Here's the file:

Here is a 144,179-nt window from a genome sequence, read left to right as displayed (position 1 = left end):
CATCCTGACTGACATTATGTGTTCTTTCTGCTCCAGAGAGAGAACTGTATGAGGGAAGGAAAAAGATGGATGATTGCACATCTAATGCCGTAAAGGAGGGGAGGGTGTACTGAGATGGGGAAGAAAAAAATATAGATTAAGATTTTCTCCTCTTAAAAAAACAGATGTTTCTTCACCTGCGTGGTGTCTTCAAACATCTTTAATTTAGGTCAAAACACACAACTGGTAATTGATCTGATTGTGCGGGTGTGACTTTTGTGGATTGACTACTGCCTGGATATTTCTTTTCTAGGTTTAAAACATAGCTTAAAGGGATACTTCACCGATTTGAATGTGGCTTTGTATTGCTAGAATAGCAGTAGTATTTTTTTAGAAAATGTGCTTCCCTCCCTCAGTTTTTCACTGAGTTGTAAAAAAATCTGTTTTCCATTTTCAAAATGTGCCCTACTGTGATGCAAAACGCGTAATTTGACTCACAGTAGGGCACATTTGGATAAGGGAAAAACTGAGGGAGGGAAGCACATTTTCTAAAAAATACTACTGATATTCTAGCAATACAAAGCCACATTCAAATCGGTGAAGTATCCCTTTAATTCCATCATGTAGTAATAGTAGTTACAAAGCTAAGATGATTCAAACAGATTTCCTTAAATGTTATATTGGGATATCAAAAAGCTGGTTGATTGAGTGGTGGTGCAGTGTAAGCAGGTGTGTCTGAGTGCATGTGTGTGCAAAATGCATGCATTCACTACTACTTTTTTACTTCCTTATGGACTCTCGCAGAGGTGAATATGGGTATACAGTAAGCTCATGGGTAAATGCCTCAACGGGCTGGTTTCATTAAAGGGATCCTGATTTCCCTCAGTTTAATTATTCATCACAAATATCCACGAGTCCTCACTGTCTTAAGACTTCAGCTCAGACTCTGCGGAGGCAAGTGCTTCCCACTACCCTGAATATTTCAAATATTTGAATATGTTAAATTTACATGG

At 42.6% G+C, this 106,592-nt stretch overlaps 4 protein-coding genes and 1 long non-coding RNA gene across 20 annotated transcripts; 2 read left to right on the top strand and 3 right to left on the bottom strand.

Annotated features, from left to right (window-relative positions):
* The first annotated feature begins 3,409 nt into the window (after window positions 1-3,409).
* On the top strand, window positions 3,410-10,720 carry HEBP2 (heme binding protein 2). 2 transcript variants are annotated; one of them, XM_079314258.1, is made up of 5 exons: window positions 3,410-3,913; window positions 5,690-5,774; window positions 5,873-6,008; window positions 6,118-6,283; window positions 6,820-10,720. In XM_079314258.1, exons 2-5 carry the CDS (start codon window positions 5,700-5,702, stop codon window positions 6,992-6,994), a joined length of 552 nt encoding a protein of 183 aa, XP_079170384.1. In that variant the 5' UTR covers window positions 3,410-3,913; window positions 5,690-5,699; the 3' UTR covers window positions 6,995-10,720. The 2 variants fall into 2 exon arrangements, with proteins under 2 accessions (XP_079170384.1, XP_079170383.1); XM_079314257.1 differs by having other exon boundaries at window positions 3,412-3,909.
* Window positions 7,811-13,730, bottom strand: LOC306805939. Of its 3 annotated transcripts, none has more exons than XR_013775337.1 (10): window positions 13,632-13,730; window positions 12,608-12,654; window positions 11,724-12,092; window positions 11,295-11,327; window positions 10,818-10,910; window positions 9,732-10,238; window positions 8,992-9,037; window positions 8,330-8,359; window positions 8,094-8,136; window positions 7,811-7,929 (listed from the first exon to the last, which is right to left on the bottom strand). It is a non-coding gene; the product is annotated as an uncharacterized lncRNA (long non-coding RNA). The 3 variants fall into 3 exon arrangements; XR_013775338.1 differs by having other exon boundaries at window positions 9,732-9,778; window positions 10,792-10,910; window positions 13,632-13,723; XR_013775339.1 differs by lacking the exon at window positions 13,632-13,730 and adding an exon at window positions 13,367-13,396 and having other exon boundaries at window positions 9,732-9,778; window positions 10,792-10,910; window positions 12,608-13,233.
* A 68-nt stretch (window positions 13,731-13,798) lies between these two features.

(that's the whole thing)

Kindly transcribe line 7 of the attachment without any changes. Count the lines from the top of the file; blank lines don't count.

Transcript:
* Window positions 7,811-13,730, bottom strand: LOC306805939. Of its 3 annotated transcripts, none has more exons than XR_013775337.1 (10): window positions 13,632-13,730; window positions 12,608-12,654; window positions 11,724-12,092; window positions 11,295-11,327; window positions 10,818-10,910; window positions 9,732-10,238; window positions 8,992-9,037; window positions 8,330-8,359; window positions 8,094-8,136; window positions 7,811-7,929 (listed from the first exon to the last, which is right to left on the bottom strand). It is a non-coding gene; the product is annotated as an uncharacterized lncRNA (long non-coding RNA). The 3 variants fall into 3 exon arrangements; XR_013775338.1 differs by having other exon boundaries at window positions 9,732-9,778; window positions 10,792-10,910; window positions 13,632-13,723; XR_013775339.1 differs by lacking the exon at window positions 13,632-13,730 and adding an exon at window positions 13,367-13,396 and having other exon boundaries at window positions 9,732-9,778; window positions 10,792-10,910; window positions 12,608-13,233.